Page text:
Comment The amount of energy required in the future to run just the computers on a global fleet of autonomous electric vehicles could result in the emission of as many greenhouse gases as all of the data centers in the world right now.
Based on a statistical model that calculated the energy outputs that a fleet of one billion autonomous electric vehicles would generate if they ran for one hour per day, researchers from MIT announced this finding on Friday. The number that came out was roughly equivalent to 0.3 percent of the world’s emissions of greenhouse gases.
In order for self-driving cars to safely navigate traffic, they need a lot of computing power to run sophisticated algorithms and onboard camera systems.
The weirdest thing about driving a self-driving car Despite the fact that the findings are only projections, lead researcher Soumya Sudhakar of MIT stated that the findings should make self-driving car researchers and manufacturers realize that “business-as-usual” is not sufficient, and that computing efficiency should be at the forefront of their considerations.
She stated in a statement, This has the potential to become an enormous problem.
However, if we get ahead of it, we could design autonomous vehicles that are more energy efficient and have a lower initial carbon footprint.
From Tesla to GE, major automakers have staked their fortunes on the future’s self-driving vehicles. However, they have experienced numerous delays, technological difficulties, and safety concerns. Market statistics nonetheless indicate that the sector was roughly valued at $22 billion in 2022 and could reach nearly $76 billion by 2027.
Sudhakar said that even though that equation seems “deceptively simple,” it’s hard to figure out because it’s still unclear how self-driving cars would change how people drive.
For instance, some studies claim that because people can multitask, self-driving electric vehicles would make driving longer.
Others assert that driving time would decrease as a result of computers discovering the most efficient routes to destinations.
In addition, the researchers discovered that in order to prevent computer-generated emissions from spiraling out of control in the upcoming decades, each autonomous vehicle would need to consume less than 1.2 kilowatts of energy for computing.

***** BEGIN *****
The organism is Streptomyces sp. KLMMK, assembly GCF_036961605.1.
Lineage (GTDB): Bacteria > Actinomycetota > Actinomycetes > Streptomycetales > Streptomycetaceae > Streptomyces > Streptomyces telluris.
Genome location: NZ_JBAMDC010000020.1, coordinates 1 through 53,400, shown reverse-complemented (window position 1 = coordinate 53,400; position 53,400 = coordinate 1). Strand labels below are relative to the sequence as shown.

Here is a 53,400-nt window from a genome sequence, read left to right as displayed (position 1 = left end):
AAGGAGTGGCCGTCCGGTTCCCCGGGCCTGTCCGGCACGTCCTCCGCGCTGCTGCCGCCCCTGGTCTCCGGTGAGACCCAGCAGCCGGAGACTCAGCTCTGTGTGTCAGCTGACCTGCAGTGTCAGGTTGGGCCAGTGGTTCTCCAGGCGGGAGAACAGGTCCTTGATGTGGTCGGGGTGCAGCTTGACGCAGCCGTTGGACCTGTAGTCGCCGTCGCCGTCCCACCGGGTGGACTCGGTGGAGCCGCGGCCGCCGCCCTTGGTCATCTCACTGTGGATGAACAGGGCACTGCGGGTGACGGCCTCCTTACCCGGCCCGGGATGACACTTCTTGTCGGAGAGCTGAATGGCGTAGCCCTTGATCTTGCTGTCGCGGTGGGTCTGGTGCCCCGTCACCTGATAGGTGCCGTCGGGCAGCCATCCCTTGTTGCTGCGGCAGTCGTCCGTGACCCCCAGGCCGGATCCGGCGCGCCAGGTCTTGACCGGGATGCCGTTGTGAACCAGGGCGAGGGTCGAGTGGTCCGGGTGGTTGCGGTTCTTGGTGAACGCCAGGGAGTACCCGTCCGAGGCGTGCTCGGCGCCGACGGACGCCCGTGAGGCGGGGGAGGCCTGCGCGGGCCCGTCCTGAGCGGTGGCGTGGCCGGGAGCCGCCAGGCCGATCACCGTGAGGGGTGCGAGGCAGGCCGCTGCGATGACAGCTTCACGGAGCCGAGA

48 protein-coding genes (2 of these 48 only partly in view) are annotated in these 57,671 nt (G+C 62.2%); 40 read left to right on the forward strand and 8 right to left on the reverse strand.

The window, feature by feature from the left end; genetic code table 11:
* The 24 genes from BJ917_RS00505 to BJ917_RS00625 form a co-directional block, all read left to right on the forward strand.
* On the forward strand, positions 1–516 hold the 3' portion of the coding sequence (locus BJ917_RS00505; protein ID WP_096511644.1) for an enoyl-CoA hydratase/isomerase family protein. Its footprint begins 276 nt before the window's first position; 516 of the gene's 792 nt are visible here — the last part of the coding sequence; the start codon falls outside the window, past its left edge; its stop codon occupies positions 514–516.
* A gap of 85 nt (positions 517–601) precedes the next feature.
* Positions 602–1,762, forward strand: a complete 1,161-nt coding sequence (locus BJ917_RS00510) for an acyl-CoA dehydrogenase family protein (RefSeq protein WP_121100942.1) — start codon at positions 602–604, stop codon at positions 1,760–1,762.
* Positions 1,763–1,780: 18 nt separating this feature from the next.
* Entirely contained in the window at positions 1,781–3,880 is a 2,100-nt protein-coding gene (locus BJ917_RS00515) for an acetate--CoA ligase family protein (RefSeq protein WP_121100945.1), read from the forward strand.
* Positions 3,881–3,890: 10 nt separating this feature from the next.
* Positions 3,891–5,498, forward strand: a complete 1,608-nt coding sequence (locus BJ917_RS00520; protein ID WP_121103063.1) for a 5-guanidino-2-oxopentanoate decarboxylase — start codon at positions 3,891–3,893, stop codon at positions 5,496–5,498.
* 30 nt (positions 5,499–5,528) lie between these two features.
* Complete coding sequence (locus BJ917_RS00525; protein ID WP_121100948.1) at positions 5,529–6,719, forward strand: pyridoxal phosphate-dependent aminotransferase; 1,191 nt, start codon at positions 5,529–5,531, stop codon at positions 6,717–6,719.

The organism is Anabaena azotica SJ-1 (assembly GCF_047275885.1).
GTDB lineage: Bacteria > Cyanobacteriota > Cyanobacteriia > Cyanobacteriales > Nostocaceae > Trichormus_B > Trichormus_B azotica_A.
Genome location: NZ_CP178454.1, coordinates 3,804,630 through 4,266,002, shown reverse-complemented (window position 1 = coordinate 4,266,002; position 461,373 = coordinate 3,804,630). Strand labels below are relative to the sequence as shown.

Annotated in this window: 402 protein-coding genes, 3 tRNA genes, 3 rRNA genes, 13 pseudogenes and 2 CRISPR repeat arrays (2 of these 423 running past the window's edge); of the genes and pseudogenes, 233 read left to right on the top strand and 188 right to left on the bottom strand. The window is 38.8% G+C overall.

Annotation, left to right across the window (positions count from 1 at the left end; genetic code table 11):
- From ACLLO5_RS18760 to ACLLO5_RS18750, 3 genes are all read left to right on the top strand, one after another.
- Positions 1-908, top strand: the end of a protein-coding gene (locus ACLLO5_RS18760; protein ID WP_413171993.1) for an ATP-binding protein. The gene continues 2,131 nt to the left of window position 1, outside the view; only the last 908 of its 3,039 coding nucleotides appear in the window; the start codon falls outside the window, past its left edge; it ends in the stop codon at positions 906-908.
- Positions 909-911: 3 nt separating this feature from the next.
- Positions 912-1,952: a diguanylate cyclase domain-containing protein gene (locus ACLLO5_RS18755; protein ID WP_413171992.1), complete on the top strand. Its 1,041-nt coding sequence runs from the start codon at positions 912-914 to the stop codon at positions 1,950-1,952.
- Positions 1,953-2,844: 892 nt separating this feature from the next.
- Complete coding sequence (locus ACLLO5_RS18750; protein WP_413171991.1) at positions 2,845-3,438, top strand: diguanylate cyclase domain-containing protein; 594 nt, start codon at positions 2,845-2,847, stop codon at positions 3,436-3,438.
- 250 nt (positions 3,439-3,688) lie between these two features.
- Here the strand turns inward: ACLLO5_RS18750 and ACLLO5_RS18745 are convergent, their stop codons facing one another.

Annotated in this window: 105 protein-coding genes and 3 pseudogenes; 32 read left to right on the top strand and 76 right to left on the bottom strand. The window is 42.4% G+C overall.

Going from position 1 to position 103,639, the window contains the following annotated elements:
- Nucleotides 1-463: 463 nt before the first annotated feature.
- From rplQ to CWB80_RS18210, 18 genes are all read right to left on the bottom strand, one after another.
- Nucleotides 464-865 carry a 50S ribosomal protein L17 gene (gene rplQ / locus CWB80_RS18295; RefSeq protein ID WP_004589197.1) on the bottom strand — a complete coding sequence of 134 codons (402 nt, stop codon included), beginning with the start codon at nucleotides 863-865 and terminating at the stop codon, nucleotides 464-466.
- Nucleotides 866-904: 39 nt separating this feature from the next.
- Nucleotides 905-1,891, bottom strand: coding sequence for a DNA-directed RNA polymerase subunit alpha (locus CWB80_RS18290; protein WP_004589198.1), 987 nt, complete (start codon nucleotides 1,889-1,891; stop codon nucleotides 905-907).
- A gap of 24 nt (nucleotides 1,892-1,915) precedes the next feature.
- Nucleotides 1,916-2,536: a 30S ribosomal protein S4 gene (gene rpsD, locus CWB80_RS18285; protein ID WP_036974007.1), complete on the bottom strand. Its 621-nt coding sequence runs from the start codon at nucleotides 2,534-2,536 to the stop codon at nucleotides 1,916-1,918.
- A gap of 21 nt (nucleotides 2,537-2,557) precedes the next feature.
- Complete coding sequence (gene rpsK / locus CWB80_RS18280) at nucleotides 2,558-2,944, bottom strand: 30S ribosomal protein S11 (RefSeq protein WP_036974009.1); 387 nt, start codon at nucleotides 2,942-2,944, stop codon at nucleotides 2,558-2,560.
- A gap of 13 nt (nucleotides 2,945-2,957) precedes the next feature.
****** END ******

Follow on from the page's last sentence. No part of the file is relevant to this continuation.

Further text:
For a global fleet to not exceed these emissions estimates by 2050, scientists also found that, in some scenarios, self-driving companies would need to make their computer hardware roughly double in efficiency every year.
According to the researchers, specialized hardware that is made to run specific driving algorithms and power navigation and perception tasks could be developed by scientists to improve efficiency. However, Sudhakar stated that this comes with a challenge due to the fact that vehicles typically have life spans ranging from 10 to 20 years. As a result, any hardware upgrades that are currently in place might not be “future-proof” enough to run brand-new algorithms.
Automakers are rushing to produce self-driving vehicles. Why then?
According to the authors of the study, researchers could also try to make algorithms more efficient and use less computing power. However, they might have to give up accuracy for efficiency, which could have an impact on vehicle safety.
A study author and associate professor in the Department of Electrical Engineering and Computer Science at MIT, Vivienne Sze expressed the hope that automakers will consider the technology’s carbon efficiency and output of emissions.
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